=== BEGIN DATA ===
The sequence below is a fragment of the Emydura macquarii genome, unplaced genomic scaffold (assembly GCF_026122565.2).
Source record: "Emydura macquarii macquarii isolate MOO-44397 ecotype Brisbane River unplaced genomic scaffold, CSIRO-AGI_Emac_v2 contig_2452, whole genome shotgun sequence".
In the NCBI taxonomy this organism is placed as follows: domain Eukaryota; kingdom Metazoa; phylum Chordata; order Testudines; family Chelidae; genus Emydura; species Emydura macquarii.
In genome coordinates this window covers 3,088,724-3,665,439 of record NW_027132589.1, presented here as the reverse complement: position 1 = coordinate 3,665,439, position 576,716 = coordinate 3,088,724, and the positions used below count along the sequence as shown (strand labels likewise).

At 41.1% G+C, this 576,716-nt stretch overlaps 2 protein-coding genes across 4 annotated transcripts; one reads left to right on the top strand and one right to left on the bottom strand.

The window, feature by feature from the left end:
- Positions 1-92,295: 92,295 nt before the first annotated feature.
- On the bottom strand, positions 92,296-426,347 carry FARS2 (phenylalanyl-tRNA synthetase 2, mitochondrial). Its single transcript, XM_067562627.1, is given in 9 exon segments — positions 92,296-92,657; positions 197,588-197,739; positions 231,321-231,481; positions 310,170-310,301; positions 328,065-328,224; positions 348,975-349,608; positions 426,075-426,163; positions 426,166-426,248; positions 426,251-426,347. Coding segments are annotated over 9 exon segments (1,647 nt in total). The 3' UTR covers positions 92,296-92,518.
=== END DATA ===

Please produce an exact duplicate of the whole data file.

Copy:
The sequence below is a fragment of the Emydura macquarii genome, unplaced genomic scaffold (assembly GCF_026122565.2).
Source record: "Emydura macquarii macquarii isolate MOO-44397 ecotype Brisbane River unplaced genomic scaffold, CSIRO-AGI_Emac_v2 contig_2452, whole genome shotgun sequence".
In the NCBI taxonomy this organism is placed as follows: domain Eukaryota; kingdom Metazoa; phylum Chordata; order Testudines; family Chelidae; genus Emydura; species Emydura macquarii.
In genome coordinates this window covers 3,088,724-3,665,439 of record NW_027132589.1, presented here as the reverse complement: position 1 = coordinate 3,665,439, position 576,716 = coordinate 3,088,724, and the positions used below count along the sequence as shown (strand labels likewise).

At 41.1% G+C, this 576,716-nt stretch overlaps 2 protein-coding genes across 4 annotated transcripts; one reads left to right on the top strand and one right to left on the bottom strand.

The window, feature by feature from the left end:
- Positions 1-92,295: 92,295 nt before the first annotated feature.
- On the bottom strand, positions 92,296-426,347 carry FARS2 (phenylalanyl-tRNA synthetase 2, mitochondrial). Its single transcript, XM_067562627.1, is given in 9 exon segments — positions 92,296-92,657; positions 197,588-197,739; positions 231,321-231,481; positions 310,170-310,301; positions 328,065-328,224; positions 348,975-349,608; positions 426,075-426,163; positions 426,166-426,248; positions 426,251-426,347. Coding segments are annotated over 9 exon segments (1,647 nt in total). The 3' UTR covers positions 92,296-92,518.